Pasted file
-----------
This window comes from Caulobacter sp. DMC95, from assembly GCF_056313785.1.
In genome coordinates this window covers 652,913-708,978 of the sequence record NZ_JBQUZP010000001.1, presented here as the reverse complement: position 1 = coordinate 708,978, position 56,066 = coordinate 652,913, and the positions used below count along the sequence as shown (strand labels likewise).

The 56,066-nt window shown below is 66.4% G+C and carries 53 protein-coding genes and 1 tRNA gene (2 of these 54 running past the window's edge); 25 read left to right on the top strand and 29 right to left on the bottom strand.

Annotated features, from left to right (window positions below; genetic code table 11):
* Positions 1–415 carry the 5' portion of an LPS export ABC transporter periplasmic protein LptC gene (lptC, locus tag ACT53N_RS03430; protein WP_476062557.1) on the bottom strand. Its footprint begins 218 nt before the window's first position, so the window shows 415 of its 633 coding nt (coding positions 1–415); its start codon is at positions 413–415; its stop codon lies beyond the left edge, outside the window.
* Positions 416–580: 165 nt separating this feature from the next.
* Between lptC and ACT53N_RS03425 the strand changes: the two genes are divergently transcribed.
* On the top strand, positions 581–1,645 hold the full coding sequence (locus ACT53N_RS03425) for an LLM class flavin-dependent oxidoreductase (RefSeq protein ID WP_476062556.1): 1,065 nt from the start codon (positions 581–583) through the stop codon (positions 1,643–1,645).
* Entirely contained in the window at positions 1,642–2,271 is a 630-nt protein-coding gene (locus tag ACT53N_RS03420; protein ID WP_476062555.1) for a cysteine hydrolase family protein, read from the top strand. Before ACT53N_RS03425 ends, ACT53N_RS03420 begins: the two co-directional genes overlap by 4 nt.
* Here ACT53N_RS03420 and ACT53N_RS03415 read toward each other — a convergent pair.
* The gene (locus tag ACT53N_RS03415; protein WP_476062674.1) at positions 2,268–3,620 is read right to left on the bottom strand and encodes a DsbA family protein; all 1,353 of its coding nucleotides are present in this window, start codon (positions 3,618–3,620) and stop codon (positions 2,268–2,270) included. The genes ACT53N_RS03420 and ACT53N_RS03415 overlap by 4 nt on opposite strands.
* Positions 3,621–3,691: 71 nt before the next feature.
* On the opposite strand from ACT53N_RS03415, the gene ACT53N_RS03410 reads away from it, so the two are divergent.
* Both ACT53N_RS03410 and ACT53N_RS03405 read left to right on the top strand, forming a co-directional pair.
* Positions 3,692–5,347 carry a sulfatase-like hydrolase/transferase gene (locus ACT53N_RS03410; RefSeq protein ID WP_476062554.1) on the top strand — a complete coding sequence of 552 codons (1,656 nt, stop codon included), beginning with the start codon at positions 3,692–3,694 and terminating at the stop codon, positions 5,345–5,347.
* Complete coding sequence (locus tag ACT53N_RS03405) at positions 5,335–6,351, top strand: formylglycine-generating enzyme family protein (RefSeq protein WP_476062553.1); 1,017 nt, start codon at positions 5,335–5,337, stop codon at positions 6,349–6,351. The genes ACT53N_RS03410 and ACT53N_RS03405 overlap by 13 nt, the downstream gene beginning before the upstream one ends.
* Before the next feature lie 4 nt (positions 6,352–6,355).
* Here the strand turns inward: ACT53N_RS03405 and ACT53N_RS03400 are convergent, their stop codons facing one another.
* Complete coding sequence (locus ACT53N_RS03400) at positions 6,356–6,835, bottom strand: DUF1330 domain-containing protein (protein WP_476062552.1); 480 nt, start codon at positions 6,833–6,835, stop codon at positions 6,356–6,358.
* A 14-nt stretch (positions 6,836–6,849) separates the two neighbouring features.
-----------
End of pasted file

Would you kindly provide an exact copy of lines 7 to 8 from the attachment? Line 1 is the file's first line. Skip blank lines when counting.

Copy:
* Between lptC and ACT53N_RS03425 the strand changes: the two genes are divergently transcribed.
* On the top strand, positions 581–1,645 hold the full coding sequence (locus ACT53N_RS03425) for an LLM class flavin-dependent oxidoreductase (RefSeq protein ID WP_476062556.1): 1,065 nt from the start codon (positions 581–583) through the stop codon (positions 1,643–1,645).